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Commemoration of Robert Barnes: Confessor and Martyr

July 30th, 2010
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We pray:
Almighty God, heavenly Father, You gave courage to Your servant Robert Barnes to give up his life for confessing the true faith during the Reformation. May we continue steadfast in our confession of the apostolic faith and to suffer all, even death, rather than fall away from it; through Christ our Lord. Amen.

Today we commemorate Robert Barnes, Confessor and Martyr. Remembered as a devoted disciple of Martin Luther, Robert Barnes is considered to be among the first Lutheran martyrs. Born in 1495, Barnes became the prior of the Augustinian monastery at Cambridge, England. Converted to Lutheran teaching, he shared his insights with many English scholars through writings and personal contacts. During a time of exile to Germany he became a friend of Luther and later wrote a Latin summary of the main doctrines of the Augsburg Confession titled “Sententiae.” Upon his return to England, Barnes shared his Lutheran doctrines and views in person with King Henry VIII and initially had a positive reception. In 1529 Barnes was named royal chaplain. The changing political and ecclesiastical climate in his native country, however, claimed him as a victim; he was burned at the stake in Smithfield in 1540. His final confession of faith was published by Luther, who called his friend Barnes “our good, pious table companion and guest of our home, this holy martyr, Saint Robertus.”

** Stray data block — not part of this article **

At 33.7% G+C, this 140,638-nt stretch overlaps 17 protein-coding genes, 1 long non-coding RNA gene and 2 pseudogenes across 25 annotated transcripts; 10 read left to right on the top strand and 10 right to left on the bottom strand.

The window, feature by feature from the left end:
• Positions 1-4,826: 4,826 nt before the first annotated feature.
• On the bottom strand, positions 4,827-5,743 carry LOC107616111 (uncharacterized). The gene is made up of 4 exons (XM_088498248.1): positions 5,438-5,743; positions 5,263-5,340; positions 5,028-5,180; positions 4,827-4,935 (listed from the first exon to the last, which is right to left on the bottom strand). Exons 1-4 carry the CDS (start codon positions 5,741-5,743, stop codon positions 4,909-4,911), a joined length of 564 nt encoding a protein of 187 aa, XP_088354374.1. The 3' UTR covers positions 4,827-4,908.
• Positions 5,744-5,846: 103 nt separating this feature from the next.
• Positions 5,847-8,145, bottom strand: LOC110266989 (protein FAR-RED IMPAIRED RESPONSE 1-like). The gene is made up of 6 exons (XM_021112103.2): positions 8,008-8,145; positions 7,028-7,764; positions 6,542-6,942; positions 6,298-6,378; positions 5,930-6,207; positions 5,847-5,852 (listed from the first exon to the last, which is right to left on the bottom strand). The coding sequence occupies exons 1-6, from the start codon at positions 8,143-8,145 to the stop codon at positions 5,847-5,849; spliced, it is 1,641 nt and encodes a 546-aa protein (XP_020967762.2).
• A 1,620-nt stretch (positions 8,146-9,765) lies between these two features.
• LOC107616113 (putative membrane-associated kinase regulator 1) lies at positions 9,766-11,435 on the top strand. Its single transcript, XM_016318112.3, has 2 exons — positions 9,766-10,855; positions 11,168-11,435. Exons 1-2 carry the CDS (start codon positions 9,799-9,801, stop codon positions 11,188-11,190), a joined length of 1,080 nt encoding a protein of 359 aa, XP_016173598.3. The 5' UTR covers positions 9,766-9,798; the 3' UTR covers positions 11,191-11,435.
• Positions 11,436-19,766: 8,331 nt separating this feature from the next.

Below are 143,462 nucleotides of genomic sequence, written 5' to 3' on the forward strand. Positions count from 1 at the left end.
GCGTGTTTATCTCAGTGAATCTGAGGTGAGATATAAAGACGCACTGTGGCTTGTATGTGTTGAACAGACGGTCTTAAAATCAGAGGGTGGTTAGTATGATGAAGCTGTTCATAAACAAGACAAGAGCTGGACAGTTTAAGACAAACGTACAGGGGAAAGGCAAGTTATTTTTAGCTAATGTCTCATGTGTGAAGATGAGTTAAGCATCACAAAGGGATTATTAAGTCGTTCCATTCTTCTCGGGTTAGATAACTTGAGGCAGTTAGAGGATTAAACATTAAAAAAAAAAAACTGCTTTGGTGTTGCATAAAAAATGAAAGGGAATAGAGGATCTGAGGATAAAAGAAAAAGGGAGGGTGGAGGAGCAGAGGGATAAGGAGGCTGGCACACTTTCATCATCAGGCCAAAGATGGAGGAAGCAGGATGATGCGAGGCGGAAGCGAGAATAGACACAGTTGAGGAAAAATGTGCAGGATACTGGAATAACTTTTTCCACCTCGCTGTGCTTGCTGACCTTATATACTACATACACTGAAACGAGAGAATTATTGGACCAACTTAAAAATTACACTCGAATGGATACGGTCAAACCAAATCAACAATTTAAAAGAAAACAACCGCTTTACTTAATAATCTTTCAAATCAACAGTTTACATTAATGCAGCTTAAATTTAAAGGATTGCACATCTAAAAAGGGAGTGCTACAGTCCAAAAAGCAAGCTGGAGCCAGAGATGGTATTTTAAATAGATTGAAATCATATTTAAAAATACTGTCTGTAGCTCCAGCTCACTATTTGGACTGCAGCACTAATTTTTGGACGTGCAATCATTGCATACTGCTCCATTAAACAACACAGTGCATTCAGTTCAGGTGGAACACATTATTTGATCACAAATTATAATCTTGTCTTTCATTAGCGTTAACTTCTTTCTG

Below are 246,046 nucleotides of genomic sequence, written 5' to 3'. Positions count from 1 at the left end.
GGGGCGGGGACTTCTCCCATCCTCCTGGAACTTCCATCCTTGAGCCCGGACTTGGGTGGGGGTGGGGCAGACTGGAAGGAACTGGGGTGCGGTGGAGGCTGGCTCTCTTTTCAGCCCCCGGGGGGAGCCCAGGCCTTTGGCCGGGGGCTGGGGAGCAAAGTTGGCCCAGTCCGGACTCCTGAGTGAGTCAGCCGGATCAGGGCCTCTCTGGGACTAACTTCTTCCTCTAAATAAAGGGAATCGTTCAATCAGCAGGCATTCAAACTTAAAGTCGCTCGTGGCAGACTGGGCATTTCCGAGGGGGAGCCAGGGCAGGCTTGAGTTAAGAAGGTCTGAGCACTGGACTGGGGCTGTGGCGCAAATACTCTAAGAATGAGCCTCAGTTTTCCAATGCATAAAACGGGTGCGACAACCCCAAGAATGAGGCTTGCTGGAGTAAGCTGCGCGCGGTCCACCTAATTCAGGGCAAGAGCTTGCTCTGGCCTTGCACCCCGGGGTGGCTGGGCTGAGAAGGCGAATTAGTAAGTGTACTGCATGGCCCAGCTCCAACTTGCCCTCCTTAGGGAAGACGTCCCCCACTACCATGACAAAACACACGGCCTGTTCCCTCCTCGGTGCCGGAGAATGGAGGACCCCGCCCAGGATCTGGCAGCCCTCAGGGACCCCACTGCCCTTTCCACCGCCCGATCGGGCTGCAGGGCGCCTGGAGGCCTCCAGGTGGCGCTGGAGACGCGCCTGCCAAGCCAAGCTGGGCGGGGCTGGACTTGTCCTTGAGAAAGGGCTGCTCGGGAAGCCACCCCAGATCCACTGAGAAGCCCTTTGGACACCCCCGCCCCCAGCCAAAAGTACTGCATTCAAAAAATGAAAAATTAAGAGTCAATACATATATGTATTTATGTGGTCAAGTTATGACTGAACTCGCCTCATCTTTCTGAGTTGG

Despised and scorned, they sojourned here;
But now, how glorious they appear!
Those martyrs stand,
A priestly band,
God’s throne forever near.
On earth they wept through bitte years;
Now God has wiped away their tears,
Transformed their strife
To heav’nly life,
And freed them from their fears.
They now enjoy the Sabbath rest,
The heavenly banquet of the blest;
The Lamb, their Lord,
At festive board,
Himself is host and guest. — LSB 676:2

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  1. Norman Teigen
    July 30th, 2010 at 09:38 | #1

    Thank you for this informative post. Barnes unfortunately was caught up in the treacherous tides of English royal politics and religion. A good read on this subject would be my late uncle Neelak Tjernagel’s book on Barnes as well as Diarmaid McCulloch’s 1996 biography of Thomas Cranmer.

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